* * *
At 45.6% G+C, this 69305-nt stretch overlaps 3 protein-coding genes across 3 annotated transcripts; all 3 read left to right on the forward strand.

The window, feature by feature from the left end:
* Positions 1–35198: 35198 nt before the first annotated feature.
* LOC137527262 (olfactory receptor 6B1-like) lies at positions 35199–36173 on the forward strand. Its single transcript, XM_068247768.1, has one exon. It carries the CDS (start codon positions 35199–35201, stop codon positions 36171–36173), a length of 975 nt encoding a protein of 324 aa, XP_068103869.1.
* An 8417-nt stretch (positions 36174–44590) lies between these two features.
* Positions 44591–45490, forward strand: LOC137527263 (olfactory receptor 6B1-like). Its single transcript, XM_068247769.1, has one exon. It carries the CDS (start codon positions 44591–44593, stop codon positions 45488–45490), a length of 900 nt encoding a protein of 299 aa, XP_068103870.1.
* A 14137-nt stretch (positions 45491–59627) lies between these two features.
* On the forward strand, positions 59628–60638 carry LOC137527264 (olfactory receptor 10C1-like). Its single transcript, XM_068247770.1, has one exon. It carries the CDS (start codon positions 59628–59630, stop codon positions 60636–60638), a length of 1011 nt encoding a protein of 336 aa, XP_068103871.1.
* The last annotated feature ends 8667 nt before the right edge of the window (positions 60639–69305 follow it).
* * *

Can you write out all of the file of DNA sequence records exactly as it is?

At 45.6% G+C, this 69305-nt stretch overlaps 3 protein-coding genes across 3 annotated transcripts; all 3 read left to right on the forward strand.

The window, feature by feature from the left end:
* Positions 1–35198: 35198 nt before the first annotated feature.
* LOC137527262 (olfactory receptor 6B1-like) lies at positions 35199–36173 on the forward strand. Its single transcript, XM_068247768.1, has one exon. It carries the CDS (start codon positions 35199–35201, stop codon positions 36171–36173), a length of 975 nt encoding a protein of 324 aa, XP_068103869.1.
* An 8417-nt stretch (positions 36174–44590) lies between these two features.
* Positions 44591–45490, forward strand: LOC137527263 (olfactory receptor 6B1-like). Its single transcript, XM_068247769.1, has one exon. It carries the CDS (start codon positions 44591–44593, stop codon positions 45488–45490), a length of 900 nt encoding a protein of 299 aa, XP_068103870.1.
* A 14137-nt stretch (positions 45491–59627) lies between these two features.
* On the forward strand, positions 59628–60638 carry LOC137527264 (olfactory receptor 10C1-like). Its single transcript, XM_068247770.1, has one exon. It carries the CDS (start codon positions 59628–59630, stop codon positions 60636–60638), a length of 1011 nt encoding a protein of 336 aa, XP_068103871.1.
* The last annotated feature ends 8667 nt before the right edge of the window (positions 60639–69305 follow it).